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  1. Coastal populations are facing increasing environmental stress from coastal hazards including sea level rise, increasing tidal ranges, and storm surges from hurricanes. The East and Gulf Coasts of the United States (U.S.) are projected to face high rates of sea level rise and include many of the U.S.’s largest urban populations. This study proposes modelling land-use change and coastal change between 1996-2019 to project the impacts of intensifying coastal hazards on the U.S. Gulf and East Coast populations and to estimate how coastal populations are growing or retreating from high-risk areas. The primary objective is to develop a multifaceted spatial-temporal (MuST) framework to model coastal change through land-use projections and thorough analysis of the indicators of coastal urban growth or retreat. While urban growth models exist, one that presents an interdisciplinary evaluation of potential growth and retreat due to geographic factors and coastal hazards has not been released. This study proposes modelling urban growth using geospatial metrics including topographic slope, topographic elevation, distance to existing urban areas, distance to existing roads, and distance to the coast. The model will also use historic hurricane data, including storm track and footprint for named storms between 1996-2019 and the associated flood claims data from Federal Emergency Management Agency (FEMA), to account for existing impacts from coastal storms. Additionally, climate change data including sea level rise projections and future tidal ranges will be incorporated to project the impacts of future coastal hazards on urban expansion over the next 30 years (2020-2050). The basis of the urban growth model compares land-use change between 1996-2019 to complete a geospatial analysis of both the areas shifting from rural (agricultural, forest, wetlands) to urban, indicating growth and population data from 2000-2020, to evaluate coastal retreat or abandonment over the next 30 years.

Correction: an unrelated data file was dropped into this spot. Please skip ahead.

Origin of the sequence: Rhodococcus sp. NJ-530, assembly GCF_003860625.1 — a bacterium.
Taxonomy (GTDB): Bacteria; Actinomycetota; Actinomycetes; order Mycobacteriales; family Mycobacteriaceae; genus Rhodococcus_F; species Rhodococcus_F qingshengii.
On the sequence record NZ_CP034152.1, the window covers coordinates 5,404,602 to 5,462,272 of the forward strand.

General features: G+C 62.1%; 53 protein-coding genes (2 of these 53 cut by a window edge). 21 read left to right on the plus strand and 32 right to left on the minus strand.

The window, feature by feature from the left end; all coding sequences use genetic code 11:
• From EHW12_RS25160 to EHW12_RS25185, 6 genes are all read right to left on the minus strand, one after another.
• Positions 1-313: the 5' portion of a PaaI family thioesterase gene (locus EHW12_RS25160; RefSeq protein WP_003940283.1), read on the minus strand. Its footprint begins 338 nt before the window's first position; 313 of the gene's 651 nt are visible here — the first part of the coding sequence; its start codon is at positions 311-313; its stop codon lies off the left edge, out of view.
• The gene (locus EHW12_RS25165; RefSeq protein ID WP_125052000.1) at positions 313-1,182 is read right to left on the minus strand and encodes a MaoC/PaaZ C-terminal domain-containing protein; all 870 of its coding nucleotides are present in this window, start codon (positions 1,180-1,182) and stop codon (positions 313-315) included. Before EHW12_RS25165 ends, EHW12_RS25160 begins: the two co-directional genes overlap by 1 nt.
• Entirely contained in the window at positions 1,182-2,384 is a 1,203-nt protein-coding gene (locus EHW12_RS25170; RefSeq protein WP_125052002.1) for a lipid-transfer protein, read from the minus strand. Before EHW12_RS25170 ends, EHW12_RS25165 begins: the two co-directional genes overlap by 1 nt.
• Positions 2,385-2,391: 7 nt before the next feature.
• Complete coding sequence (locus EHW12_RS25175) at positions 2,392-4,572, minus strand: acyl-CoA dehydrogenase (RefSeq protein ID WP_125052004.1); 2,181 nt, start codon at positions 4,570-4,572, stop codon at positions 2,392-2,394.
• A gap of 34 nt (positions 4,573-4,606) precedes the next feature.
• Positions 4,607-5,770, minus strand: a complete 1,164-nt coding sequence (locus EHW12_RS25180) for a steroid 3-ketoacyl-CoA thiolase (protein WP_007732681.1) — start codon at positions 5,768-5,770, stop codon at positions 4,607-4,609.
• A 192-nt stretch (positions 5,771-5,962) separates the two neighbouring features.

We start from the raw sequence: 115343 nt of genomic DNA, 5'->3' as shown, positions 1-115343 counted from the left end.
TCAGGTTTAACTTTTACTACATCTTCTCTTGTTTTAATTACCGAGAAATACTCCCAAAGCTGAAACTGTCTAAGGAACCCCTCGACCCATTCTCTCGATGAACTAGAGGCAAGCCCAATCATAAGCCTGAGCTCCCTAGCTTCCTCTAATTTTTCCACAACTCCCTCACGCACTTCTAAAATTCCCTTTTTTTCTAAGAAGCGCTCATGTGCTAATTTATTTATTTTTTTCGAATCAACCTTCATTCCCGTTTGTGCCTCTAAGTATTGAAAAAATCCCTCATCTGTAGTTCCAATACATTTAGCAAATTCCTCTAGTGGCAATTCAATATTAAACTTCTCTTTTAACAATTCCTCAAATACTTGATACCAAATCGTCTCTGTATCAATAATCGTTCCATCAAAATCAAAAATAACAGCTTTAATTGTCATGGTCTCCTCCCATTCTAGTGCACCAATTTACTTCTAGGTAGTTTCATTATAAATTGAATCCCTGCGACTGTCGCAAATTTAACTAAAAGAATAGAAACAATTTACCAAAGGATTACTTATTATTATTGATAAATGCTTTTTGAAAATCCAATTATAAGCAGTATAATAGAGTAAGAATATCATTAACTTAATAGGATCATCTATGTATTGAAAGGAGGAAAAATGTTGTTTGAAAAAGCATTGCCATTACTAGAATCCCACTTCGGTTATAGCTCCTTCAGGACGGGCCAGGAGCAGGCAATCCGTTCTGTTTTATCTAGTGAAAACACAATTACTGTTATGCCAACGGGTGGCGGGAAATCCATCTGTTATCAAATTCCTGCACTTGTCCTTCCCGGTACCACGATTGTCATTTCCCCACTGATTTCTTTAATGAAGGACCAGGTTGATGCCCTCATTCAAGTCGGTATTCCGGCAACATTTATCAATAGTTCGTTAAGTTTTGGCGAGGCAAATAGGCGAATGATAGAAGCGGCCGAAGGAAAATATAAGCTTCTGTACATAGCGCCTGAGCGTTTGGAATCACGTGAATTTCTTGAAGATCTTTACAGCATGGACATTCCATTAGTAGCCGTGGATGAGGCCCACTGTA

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    Free, publicly-accessible full text available January 1, 2024
  2. Barrier island models that include marsh and lagoon processes are highly parameterized. To constrain model uncertainty, those desiring to use these models should seek a robust understanding of the parameter sensitivities. In this study, global sensitivity analysis was performed on a long-term barrier island model to yield insights into the modeled barrier-backbarrier system. Given that a variety of global sensitivity analysis methods exist, each one appearing to differ in its implementation, computational burden, and output, three methods (i.e., the Two-Level Full Factorial Method, Morris Method, and Sobol Method) were applied to the model for the purposes of comparison. Key influential parameters (e.g., sea level rise rate, equilibrium/critical barrier width, and reference wind speed) were consistently identified by all three sensitivity analysis methods. Despite the relatively low number of simulations required by the Morris Method, the Two-Level Method computationally outperformed the others, warranting further exploration of the Morris Method’s parallelization structure. These results may be used to help identify parameter constraints and characterize model uncertainty toward more confident predictions and management decisions for coastal barrier systems. 
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    Free, publicly-accessible full text available January 1, 2024